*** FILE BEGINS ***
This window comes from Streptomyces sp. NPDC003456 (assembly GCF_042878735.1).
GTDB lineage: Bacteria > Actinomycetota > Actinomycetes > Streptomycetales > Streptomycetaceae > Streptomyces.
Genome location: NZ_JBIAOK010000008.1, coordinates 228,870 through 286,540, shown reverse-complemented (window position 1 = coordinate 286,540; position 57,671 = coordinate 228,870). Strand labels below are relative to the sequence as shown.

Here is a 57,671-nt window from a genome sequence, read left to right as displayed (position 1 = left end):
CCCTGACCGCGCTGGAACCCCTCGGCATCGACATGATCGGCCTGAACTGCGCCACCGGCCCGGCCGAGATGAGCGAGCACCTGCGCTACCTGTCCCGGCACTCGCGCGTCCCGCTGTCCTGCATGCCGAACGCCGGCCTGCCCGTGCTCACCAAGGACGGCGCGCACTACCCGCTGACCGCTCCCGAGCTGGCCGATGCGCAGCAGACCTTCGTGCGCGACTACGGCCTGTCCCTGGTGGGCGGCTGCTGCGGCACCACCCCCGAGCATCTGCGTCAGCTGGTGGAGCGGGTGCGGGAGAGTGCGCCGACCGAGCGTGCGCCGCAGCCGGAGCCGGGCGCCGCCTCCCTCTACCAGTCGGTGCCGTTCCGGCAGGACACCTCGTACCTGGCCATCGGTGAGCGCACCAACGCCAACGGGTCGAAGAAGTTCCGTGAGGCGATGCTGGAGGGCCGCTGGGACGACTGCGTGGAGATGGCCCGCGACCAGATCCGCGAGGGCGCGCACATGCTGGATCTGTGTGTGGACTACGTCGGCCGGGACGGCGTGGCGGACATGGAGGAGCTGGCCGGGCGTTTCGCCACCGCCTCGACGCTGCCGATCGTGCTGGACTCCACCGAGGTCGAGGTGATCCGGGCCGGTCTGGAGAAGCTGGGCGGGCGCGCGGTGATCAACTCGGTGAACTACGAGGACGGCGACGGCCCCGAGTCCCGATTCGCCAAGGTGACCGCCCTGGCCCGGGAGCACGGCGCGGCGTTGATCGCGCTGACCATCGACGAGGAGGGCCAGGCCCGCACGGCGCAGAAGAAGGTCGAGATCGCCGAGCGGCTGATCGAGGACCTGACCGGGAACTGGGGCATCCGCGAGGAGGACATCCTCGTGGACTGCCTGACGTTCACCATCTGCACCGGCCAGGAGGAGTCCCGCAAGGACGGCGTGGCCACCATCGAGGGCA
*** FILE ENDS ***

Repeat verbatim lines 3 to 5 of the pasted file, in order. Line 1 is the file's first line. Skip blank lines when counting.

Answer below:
Genome location: NZ_JBIAOK010000008.1, coordinates 228,870 through 286,540, shown reverse-complemented (window position 1 = coordinate 286,540; position 57,671 = coordinate 228,870). Strand labels below are relative to the sequence as shown.

Here is a 57,671-nt window from a genome sequence, read left to right as displayed (position 1 = left end):
CCCTGACCGCGCTGGAACCCCTCGGCATCGACATGATCGGCCTGAACTGCGCCACCGGCCCGGCCGAGATGAGCGAGCACCTGCGCTACCTGTCCCGGCACTCGCGCGTCCCGCTGTCCTGCATGCCGAACGCCGGCCTGCCCGTGCTCACCAAGGACGGCGCGCACTACCCGCTGACCGCTCCCGAGCTGGCCGATGCGCAGCAGACCTTCGTGCGCGACTACGGCCTGTCCCTGGTGGGCGGCTGCTGCGGCACCACCCCCGAGCATCTGCGTCAGCTGGTGGAGCGGGTGCGGGAGAGTGCGCCGACCGAGCGTGCGCCGCAGCCGGAGCCGGGCGCCGCCTCCCTCTACCAGTCGGTGCCGTTCCGGCAGGACACCTCGTACCTGGCCATCGGTGAGCGCACCAACGCCAACGGGTCGAAGAAGTTCCGTGAGGCGATGCTGGAGGGCCGCTGGGACGACTGCGTGGAGATGGCCCGCGACCAGATCCGCGAGGGCGCGCACATGCTGGATCTGTGTGTGGACTACGTCGGCCGGGACGGCGTGGCGGACATGGAGGAGCTGGCCGGGCGTTTCGCCACCGCCTCGACGCTGCCGATCGTGCTGGACTCCACCGAGGTCGAGGTGATCCGGGCCGGTCTGGAGAAGCTGGGCGGGCGCGCGGTGATCAACTCGGTGAACTACGAGGACGGCGACGGCCCCGAGTCCCGATTCGCCAAGGTGACCGCCCTGGCCCGGGAGCACGGCGCGGCGTTGATCGCGCTGACCATCGACGAGGAGGGCCAGGCCCGCACGGCGCAGAAGAAGGTCGAGATCGCCGAGCGGCTGATCGAGGACCTGACCGGGAACTGGGGCATCCGCGAGGAGGACATCCTCGTGGACTGCCTGACGTTCACCATCTGCACCGGCCAGGAGGAGTCCCGCAAGGACGGCGTGGCCACCATCGAGGGCA